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Physical simulation of environmentally induced thin shell deformation

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We present a physically accurate low-order elastic shell model that incorporates active material response to dynamically changing stimuli such as heat, moisture, and growth. Our continuous formulation of the geometrically non-linear elastic energy derives from the principles of differential geometry, and as such naturally incorporates shell thickness, non-zero rest curvature, and physical material properties. By modeling the environmental stimulus as local, dynamic changes in the rest metric of the material, we are able to solve for the corresponding shape changes by integrating the equations of motions given this non-Euclidean rest state. We present models for differential growth and shrinking due to moisture and temperature gradients along and across the surface, and incorporate anisotropic growth by defining an intrinsic machine direction within the material. Comparisons with experiments and volumetric finite elements show that our simulations achieve excellent qualitative and quantitative agreement. By combining the reduced-order shell theory with appropriate physical models, our approach accurately captures all the physical phenomena while avoiding expensive volumetric discretization of the shell volume.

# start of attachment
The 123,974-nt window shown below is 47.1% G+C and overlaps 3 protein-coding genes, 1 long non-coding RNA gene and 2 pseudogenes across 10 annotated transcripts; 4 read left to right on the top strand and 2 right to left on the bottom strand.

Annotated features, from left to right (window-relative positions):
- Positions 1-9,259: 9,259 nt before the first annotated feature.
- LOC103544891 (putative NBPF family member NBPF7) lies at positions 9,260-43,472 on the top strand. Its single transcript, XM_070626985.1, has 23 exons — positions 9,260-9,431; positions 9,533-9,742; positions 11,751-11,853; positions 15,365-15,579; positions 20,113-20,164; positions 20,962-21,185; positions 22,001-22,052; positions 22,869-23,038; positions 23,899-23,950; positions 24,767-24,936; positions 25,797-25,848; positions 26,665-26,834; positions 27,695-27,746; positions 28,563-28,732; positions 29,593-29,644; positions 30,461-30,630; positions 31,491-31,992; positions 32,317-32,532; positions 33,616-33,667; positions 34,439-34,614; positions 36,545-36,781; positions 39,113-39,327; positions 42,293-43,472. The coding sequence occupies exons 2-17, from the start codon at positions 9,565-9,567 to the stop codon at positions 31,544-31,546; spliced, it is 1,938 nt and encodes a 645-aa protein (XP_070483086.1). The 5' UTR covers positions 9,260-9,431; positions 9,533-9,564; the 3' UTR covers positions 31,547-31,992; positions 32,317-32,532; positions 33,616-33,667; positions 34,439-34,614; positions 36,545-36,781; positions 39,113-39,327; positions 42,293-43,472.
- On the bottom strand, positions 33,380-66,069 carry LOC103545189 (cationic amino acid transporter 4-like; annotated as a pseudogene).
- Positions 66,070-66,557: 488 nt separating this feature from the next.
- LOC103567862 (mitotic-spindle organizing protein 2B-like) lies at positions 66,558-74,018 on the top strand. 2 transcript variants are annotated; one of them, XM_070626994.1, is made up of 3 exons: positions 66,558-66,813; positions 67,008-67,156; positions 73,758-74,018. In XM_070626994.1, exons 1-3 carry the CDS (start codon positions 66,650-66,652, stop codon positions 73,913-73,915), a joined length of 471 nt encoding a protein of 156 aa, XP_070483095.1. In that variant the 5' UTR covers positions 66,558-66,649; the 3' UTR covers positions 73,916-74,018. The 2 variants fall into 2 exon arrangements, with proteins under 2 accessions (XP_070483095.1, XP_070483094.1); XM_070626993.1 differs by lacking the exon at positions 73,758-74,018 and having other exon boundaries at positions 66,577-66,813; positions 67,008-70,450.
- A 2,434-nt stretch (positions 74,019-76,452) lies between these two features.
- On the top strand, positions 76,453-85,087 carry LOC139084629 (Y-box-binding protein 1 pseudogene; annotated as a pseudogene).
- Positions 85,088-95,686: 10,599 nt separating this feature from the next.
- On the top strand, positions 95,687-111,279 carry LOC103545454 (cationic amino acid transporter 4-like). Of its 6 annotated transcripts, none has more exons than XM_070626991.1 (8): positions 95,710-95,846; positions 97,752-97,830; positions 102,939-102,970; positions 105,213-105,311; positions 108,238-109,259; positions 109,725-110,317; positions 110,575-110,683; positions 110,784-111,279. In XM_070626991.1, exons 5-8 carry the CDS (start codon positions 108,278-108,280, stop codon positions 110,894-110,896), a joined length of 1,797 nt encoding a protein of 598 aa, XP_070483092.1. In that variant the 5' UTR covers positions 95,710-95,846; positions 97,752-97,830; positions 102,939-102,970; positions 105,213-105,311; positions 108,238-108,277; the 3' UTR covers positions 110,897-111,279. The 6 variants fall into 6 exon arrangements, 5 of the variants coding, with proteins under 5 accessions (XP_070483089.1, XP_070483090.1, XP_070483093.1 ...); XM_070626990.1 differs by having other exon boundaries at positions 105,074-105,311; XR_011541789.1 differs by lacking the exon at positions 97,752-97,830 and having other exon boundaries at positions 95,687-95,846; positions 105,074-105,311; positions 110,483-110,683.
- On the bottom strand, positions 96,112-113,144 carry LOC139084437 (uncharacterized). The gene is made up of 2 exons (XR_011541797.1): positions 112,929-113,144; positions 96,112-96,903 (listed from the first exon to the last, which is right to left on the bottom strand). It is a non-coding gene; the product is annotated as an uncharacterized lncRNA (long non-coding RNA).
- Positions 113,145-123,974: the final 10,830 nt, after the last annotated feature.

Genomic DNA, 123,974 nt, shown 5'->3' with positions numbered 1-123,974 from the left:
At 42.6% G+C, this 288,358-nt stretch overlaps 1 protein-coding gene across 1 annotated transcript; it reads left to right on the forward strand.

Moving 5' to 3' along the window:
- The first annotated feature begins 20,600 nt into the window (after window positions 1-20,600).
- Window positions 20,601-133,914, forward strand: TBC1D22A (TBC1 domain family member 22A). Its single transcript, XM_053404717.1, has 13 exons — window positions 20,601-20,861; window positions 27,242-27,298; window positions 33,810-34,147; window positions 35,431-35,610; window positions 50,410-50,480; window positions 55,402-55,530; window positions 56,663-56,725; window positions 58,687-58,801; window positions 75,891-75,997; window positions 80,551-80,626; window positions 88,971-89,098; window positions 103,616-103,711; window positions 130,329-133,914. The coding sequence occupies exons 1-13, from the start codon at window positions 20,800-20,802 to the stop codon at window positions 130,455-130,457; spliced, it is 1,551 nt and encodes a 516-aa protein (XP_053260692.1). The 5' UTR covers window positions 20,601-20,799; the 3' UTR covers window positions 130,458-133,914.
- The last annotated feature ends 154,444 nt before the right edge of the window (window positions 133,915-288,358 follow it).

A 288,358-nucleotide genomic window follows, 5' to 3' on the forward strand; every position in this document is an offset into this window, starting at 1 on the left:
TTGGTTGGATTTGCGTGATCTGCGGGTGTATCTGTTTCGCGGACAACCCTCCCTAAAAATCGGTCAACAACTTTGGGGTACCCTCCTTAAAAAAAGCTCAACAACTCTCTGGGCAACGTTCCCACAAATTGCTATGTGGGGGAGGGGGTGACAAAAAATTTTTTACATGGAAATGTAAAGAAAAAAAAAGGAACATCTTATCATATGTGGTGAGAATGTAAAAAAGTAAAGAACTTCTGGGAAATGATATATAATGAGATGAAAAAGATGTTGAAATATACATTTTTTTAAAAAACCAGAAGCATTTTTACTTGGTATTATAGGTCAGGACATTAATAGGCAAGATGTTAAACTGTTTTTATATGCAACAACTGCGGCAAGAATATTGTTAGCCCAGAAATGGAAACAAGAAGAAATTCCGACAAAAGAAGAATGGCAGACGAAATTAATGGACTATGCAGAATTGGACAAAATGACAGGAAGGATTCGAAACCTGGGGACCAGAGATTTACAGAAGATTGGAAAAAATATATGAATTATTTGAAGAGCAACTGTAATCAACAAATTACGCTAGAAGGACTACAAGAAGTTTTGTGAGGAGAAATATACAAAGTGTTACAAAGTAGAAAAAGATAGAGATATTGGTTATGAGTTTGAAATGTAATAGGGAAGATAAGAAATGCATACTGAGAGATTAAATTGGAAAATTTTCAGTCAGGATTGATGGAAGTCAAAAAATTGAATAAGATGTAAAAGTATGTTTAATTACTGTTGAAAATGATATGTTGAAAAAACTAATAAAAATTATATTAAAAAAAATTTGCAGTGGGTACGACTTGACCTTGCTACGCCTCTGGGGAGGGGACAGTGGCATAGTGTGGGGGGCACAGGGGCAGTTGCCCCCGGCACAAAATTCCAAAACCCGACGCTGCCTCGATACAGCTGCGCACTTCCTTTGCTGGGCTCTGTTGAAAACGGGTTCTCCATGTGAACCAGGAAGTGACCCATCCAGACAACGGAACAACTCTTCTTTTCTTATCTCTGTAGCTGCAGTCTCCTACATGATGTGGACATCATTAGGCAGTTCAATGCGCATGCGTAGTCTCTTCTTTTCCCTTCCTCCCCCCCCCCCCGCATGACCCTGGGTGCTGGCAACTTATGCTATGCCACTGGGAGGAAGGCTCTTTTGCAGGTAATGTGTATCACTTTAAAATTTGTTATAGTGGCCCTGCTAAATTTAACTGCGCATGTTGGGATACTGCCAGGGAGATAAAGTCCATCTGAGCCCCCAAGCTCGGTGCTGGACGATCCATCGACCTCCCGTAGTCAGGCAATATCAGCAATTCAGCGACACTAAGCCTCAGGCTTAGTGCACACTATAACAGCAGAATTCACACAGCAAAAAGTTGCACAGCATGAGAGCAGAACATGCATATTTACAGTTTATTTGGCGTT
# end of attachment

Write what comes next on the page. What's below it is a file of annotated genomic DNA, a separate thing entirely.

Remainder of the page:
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Chen, H. Y., Sastry, A., Van Rees, W. M., & Vouga, E. (2018). Physical simulation of environmentally induced thin shell deformation. ACM Transactions on Graphics, 37(4).

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